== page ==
Prerequisites:

INTO Pathway Students Only

Credits:

0

Description:

This course is designed to ensure a successful transition to Suffolk University and our unique urban community. Through class discussions, readings, and assignments, students will discuss a variety of topics, including academic success strategies, personal goals and self-awareness. Students will develop the skills and knowledge necessary to become a successful university student. This course is designed for students at an intermediate level. This is a non-credit course.

Prerequisites:

INTO Pathway Students Only

Credits:

0

Description:

This course will focus on American literature, culture and history. Course readings may include short stories, poetry, plays, excerpts of novels, and/or films that have impacted American history and explore the many aspects of American culture. The course focuses on reading comprehension, vocabulary development, presentation, discussion skills, and research. This is a non-credit course.

One math course based on math placement.

Semester 2 (5 courses, 16 credits)

Prerequisites:

CAS students only. SBS students by special permission.

Credits:

1

Description:

CAS 101 is a one-credit course that meets once a week and is designed to help you have a successful transition to Suffolk University and our unique urban community. It is also designed to introduce you to the principles and concepts of Oral Communication and Presentation Skills. Through interactive exercises and engaging assignments, you will explore the campus environment and learn about strategies for success as a student. You will present speeches about your research and activities to improve your abilities as a speaker.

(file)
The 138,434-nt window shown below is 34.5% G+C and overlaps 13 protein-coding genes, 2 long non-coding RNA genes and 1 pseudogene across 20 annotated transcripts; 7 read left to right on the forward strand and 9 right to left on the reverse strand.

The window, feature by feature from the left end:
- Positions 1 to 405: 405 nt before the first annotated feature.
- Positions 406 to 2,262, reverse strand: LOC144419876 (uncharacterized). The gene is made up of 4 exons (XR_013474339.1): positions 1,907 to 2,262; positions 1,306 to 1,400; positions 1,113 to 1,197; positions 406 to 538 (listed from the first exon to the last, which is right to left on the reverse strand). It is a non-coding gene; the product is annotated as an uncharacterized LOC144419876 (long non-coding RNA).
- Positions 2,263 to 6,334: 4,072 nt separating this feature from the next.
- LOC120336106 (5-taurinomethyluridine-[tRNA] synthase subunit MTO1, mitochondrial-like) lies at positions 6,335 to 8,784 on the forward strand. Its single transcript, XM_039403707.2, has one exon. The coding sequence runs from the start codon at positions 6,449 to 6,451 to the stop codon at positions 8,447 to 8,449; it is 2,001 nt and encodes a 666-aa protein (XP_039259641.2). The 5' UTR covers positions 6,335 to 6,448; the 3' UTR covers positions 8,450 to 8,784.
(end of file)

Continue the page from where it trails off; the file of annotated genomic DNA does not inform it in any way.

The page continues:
Prerequisites:

INTO Pathway Students Only

Credits:

4

Description:

This course is designed to focus on the oral communication skills needed to be successful students, as well as successful professionals. Through lectures, text, and practical applications; students will learn how to select a topic, tailor a presentation to a specific audience, research, design and structure an oral presentation. Students will also learn to collaborate with a team of colleagues, utilize visual aids, and critique professional/rhetorical situations. In addition, students will expand their listening skills to extract meaning from and take notes on authentic academic conversations and lectures. In addition, EAP 101 is linked thematically and rhetorically to EAP 102. By taking both courses, you will be honing the practice of transferring knowledge between courses," as well as between school and your personal experiences and prior knowledge. """

Prerequisites:

INTO Pathway Students Only

Credits:

4

Description:

This course is designed to familiarize students with the academic reading and writing skills that will be applicable to your collegiate course work. We will work together as a class to develop the analytical skills necessary to produce well-organized and well-written essays. We will pay significant attention to the writing process including prewriting, writing a strong thesis statement, revising, editing and proofreading. We will review the proper use of sources so as to avoid plagiarism.